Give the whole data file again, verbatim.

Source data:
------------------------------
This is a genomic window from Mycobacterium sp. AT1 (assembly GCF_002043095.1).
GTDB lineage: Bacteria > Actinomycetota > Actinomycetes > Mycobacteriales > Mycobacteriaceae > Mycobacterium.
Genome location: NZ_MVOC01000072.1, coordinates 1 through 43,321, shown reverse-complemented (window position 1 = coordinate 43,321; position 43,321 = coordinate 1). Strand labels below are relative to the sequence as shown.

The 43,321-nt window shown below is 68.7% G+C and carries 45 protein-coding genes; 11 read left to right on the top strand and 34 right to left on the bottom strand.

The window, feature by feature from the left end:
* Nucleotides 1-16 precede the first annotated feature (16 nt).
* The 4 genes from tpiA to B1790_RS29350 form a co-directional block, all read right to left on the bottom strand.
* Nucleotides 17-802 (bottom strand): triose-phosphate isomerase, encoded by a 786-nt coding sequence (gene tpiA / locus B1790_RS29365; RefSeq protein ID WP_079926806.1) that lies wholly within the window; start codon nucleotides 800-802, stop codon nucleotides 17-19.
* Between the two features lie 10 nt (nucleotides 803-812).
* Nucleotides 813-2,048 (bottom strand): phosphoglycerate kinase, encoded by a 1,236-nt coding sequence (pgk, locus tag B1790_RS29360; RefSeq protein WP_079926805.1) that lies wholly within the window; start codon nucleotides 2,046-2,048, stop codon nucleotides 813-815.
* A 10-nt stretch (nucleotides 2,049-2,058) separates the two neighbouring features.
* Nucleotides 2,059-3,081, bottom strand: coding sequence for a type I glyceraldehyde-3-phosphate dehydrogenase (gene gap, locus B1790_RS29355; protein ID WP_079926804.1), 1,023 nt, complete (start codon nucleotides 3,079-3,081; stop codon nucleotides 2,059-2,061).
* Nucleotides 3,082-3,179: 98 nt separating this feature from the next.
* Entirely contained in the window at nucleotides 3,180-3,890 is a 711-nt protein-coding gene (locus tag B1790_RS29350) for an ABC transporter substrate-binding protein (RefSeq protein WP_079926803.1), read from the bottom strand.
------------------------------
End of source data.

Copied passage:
This is a genomic window from Mycobacterium sp. AT1 (assembly GCF_002043095.1).
GTDB lineage: Bacteria > Actinomycetota > Actinomycetes > Mycobacteriales > Mycobacteriaceae > Mycobacterium.
Genome location: NZ_MVOC01000072.1, coordinates 1 through 43,321, shown reverse-complemented (window position 1 = coordinate 43,321; position 43,321 = coordinate 1). Strand labels below are relative to the sequence as shown.

The 43,321-nt window shown below is 68.7% G+C and carries 45 protein-coding genes; 11 read left to right on the top strand and 34 right to left on the bottom strand.

The window, feature by feature from the left end:
* Nucleotides 1-16 precede the first annotated feature (16 nt).
* The 4 genes from tpiA to B1790_RS29350 form a co-directional block, all read right to left on the bottom strand.
* Nucleotides 17-802 (bottom strand): triose-phosphate isomerase, encoded by a 786-nt coding sequence (gene tpiA / locus B1790_RS29365; RefSeq protein ID WP_079926806.1) that lies wholly within the window; start codon nucleotides 800-802, stop codon nucleotides 17-19.
* Between the two features lie 10 nt (nucleotides 803-812).
* Nucleotides 813-2,048 (bottom strand): phosphoglycerate kinase, encoded by a 1,236-nt coding sequence (pgk, locus tag B1790_RS29360; RefSeq protein WP_079926805.1) that lies wholly within the window; start codon nucleotides 2,046-2,048, stop codon nucleotides 813-815.
* A 10-nt stretch (nucleotides 2,049-2,058) separates the two neighbouring features.
* Nucleotides 2,059-3,081, bottom strand: coding sequence for a type I glyceraldehyde-3-phosphate dehydrogenase (gene gap, locus B1790_RS29355; protein ID WP_079926804.1), 1,023 nt, complete (start codon nucleotides 3,079-3,081; stop codon nucleotides 2,059-2,061).
* Nucleotides 3,082-3,179: 98 nt separating this feature from the next.
* Entirely contained in the window at nucleotides 3,180-3,890 is a 711-nt protein-coding gene (locus tag B1790_RS29350) for an ABC transporter substrate-binding protein (RefSeq protein WP_079926803.1), read from the bottom strand.